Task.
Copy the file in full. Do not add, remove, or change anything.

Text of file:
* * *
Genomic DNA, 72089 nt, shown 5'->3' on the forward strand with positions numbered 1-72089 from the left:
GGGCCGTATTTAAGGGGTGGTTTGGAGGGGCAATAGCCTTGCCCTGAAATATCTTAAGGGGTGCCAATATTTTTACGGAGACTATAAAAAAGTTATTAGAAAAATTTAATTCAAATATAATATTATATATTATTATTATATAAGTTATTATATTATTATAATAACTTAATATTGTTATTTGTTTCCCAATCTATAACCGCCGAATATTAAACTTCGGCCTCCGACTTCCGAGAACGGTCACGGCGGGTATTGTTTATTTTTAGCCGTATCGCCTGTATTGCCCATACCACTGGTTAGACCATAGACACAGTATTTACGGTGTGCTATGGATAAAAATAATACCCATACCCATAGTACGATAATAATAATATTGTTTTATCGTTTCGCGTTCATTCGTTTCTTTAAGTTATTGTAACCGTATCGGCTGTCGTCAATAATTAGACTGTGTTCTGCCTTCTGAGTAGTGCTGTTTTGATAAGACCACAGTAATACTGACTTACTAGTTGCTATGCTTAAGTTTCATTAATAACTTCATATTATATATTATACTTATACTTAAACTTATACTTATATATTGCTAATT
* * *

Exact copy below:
Genomic DNA, 72089 nt, shown 5'->3' on the forward strand with positions numbered 1-72089 from the left:
GGGCCGTATTTAAGGGGTGGTTTGGAGGGGCAATAGCCTTGCCCTGAAATATCTTAAGGGGTGCCAATATTTTTACGGAGACTATAAAAAAGTTATTAGAAAAATTTAATTCAAATATAATATTATATATTATTATTATATAAGTTATTATATTATTATAATAACTTAATATTGTTATTTGTTTCCCAATCTATAACCGCCGAATATTAAACTTCGGCCTCCGACTTCCGAGAACGGTCACGGCGGGTATTGTTTATTTTTAGCCGTATCGCCTGTATTGCCCATACCACTGGTTAGACCATAGACACAGTATTTACGGTGTGCTATGGATAAAAATAATACCCATACCCATAGTACGATAATAATAATATTGTTTTATCGTTTCGCGTTCATTCGTTTCTTTAAGTTATTGTAACCGTATCGGCTGTCGTCAATAATTAGACTGTGTTCTGCCTTCTGAGTAGTGCTGTTTTGATAAGACCACAGTAATACTGACTTACTAGTTGCTATGCTTAAGTTTCATTAATAACTTCATATTATATATTATACTTATACTTAAACTTATACTTATATATTGCTAATT